The education system in the United States has roots to the colonial times, when education was targeted for white male land owners, and focused on preparation to better understand religious doctrine.  By the early 1900’s this focus shifted with the Progressive era, and our educational system was seen by government and urban leaders as a way to prepare individuals for blue-collar work in factories.  This focus has remained, one of the reasons our school curriculum is primarily focused in math, science and technology.

If you are a business owner, right about now you are wondering why this information impacts you… well, if you employee anyone other than your self, or your customer base includes anyone under 80, keep reading…

Our economy in 2017 looks very different from the one 50 years ago.  As our nation has moved from an industrial economy to an information economy, our expectations of our school systems really haven’t changed. We still expect that individuals with a High School Diploma or GED will have the requisite skills needed to be successful at most entry-level jobs. The problem with this expectation is that those entry-level jobs have changed drastically over the last 2 decades, and our current education system doesn’t really prepare students for their future in the job market.  As The Fiscal Times recently put it “nearly three-quarters of hiring managers complain that millennials – even those with college degrees – aren’t prepared for the job market and lack an adequate ‘work ethic.'”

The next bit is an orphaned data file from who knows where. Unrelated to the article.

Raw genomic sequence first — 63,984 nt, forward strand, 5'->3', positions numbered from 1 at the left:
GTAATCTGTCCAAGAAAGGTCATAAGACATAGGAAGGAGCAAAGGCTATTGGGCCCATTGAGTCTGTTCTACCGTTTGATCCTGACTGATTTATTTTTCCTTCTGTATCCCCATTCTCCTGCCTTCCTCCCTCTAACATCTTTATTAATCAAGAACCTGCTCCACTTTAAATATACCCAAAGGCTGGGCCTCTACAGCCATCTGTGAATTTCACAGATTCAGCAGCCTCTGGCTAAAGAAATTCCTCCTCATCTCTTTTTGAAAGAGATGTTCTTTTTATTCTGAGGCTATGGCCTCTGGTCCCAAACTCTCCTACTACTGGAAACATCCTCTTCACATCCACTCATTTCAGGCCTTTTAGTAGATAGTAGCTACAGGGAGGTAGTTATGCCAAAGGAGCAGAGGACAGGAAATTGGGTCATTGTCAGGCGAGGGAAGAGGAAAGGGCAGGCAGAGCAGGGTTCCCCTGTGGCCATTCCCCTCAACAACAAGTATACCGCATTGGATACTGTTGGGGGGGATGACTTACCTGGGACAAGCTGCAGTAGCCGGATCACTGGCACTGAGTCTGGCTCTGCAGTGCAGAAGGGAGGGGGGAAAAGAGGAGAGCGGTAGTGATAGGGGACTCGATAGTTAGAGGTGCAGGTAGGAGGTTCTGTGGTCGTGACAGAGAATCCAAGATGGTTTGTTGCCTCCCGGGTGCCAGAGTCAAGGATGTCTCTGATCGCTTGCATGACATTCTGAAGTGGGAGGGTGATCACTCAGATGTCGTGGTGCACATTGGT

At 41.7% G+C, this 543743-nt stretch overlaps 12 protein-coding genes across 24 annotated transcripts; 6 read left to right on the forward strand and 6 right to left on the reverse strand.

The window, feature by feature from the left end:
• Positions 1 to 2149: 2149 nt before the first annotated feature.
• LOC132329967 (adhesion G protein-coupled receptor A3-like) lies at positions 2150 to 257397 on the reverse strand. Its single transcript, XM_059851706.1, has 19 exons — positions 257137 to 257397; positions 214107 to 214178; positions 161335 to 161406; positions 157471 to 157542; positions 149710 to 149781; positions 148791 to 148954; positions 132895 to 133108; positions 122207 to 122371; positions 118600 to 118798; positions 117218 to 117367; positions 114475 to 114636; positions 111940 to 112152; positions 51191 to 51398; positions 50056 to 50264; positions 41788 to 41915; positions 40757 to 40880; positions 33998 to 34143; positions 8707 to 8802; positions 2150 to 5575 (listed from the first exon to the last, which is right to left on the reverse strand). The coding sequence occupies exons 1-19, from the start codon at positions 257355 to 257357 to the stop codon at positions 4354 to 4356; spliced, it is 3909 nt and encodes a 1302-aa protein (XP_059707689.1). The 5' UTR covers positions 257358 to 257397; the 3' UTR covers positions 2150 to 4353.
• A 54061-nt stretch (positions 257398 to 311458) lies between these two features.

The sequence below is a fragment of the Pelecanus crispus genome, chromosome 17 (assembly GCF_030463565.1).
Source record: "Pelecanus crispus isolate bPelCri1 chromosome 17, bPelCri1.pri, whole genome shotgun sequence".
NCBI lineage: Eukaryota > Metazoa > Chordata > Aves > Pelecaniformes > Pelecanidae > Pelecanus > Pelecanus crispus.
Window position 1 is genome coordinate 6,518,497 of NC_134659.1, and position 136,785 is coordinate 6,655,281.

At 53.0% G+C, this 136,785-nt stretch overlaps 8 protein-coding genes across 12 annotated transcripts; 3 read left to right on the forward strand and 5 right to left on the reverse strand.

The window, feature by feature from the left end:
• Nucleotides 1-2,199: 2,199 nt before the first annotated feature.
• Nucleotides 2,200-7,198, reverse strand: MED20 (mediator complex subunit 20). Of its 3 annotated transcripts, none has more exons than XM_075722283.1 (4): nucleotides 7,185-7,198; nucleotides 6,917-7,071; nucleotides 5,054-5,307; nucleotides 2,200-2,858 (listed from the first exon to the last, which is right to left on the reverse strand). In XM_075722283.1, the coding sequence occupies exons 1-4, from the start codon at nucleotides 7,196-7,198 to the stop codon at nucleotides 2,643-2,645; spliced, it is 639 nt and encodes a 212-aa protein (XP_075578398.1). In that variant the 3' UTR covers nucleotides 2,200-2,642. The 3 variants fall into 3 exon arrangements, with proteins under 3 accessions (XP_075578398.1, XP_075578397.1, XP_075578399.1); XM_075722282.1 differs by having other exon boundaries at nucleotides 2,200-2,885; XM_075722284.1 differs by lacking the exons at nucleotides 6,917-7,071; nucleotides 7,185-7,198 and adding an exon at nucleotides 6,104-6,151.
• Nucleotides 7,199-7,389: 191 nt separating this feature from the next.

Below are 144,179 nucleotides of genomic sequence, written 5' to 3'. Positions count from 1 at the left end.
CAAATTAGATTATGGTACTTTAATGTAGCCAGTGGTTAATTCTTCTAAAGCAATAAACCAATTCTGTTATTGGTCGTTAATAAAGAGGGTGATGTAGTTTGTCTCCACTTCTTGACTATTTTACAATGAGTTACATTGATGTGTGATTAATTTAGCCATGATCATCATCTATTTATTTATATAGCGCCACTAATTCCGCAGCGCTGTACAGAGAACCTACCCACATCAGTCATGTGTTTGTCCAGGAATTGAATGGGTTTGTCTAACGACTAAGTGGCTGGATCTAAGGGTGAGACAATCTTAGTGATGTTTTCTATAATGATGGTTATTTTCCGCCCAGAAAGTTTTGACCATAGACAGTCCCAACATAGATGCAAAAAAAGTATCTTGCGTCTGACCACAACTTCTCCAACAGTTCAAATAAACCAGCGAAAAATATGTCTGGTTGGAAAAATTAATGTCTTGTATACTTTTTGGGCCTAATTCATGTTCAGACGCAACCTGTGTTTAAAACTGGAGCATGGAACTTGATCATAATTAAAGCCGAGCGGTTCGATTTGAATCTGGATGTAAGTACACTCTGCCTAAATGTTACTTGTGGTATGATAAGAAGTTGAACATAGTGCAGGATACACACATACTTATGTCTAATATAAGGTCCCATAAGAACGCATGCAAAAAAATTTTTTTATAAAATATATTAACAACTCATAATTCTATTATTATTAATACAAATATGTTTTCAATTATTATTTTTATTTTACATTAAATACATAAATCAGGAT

This means that as students navigate an education system that focuses on standardized test scores instead of what happens in today’s job market, we will continue to face a dearth of individuals that are prepared to work, improve, and earn salaries that will help continue to drive our economy.  That is where the importance of “.us” comes in… if we want a future work force that is prepared for our current economy, it will take a village to drive the changes we need to ensure this preparation.

According to Mother Jones magazine, most students will take 113 standardized tests in the school life.  In Texas this means that more than 50% of high school graduates would have FAILED the writing portion of their standardized tests.  With more and more jobs that require customer service and sales skills, the ability for individuals to clearly communicate with others is of utmost importance.  We have to do better in preparing todays children in reading and WRITING.

As part of this focus, TGIM Digital Publishing is offering Writing for the Soul Workshop™ as a way for students to increase their scores in Writing on standardized tests like the STAAR test administered here in Texas.  An overwhelming number of students, even in high school, struggle with Essay writing, a component that represents 26% of an individuals test scores.

This program is proven as a viable option to increase a students writing ability, and has shown to help improve educational outcomes, and Essay scores on standardized test.  Currently, TGIM offers these workshops to schools at no charge to students.  Participants not only receive tutoring, but important skills in customer service and sales through participation in this program.  As a business owner this means a better prepared future workforce.  A better prepared workforce means better wages and more money in the economy, which is a win for all of us.